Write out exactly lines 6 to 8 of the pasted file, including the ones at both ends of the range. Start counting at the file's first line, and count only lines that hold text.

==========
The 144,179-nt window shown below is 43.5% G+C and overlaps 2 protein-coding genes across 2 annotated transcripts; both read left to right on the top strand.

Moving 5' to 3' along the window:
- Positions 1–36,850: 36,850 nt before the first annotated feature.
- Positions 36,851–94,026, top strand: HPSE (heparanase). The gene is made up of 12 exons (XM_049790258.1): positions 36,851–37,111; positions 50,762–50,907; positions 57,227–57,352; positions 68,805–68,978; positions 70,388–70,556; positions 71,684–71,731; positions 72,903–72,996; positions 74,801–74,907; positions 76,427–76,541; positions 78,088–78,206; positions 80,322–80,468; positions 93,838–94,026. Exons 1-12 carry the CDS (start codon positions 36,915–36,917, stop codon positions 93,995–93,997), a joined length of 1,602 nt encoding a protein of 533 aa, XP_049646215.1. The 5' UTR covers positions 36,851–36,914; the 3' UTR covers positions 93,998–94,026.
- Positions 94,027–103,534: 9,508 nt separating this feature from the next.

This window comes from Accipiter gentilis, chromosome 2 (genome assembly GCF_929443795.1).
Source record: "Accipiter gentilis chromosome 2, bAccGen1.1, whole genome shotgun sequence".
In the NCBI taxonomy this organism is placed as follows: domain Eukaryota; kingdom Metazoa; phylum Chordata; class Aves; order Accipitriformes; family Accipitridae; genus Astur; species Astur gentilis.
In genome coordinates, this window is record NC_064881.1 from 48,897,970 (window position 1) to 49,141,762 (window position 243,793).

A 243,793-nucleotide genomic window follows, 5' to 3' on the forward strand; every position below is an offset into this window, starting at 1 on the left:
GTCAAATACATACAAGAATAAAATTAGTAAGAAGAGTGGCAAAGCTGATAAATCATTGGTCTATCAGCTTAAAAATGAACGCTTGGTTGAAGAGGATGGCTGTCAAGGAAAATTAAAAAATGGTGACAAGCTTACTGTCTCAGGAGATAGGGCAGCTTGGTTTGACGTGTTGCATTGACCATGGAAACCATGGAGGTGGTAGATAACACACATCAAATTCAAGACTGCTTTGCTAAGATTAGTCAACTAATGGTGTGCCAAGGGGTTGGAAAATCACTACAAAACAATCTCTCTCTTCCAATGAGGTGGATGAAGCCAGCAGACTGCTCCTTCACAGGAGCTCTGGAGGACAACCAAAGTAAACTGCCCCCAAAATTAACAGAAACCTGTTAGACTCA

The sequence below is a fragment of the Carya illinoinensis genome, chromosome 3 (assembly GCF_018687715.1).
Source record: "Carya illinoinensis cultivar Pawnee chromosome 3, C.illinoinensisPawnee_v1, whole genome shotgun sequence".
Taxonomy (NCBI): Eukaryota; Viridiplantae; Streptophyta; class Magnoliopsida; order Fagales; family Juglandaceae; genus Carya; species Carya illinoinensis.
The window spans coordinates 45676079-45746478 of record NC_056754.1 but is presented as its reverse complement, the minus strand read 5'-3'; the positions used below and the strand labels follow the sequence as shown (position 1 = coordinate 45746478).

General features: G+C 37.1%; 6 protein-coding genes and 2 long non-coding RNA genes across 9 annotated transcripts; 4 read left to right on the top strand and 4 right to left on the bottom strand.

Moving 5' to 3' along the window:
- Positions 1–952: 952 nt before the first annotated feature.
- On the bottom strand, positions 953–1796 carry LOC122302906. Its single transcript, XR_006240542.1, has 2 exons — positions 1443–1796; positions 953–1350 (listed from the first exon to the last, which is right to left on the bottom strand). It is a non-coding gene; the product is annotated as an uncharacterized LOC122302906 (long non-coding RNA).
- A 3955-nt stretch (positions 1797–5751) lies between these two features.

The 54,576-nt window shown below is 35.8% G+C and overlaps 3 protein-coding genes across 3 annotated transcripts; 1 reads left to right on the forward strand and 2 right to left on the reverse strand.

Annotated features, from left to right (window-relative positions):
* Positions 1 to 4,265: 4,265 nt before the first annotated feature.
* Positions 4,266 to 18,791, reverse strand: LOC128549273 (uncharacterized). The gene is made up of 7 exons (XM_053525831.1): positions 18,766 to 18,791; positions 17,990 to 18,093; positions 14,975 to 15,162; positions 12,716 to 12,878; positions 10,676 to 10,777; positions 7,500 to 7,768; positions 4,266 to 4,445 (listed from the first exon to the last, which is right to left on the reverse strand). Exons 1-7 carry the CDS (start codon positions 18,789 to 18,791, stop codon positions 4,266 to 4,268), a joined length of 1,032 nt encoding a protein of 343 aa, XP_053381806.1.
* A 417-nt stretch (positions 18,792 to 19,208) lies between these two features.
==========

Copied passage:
This window comes from Accipiter gentilis, chromosome 2 (genome assembly GCF_929443795.1).
Source record: "Accipiter gentilis chromosome 2, bAccGen1.1, whole genome shotgun sequence".
In the NCBI taxonomy this organism is placed as follows: domain Eukaryota; kingdom Metazoa; phylum Chordata; class Aves; order Accipitriformes; family Accipitridae; genus Astur; species Astur gentilis.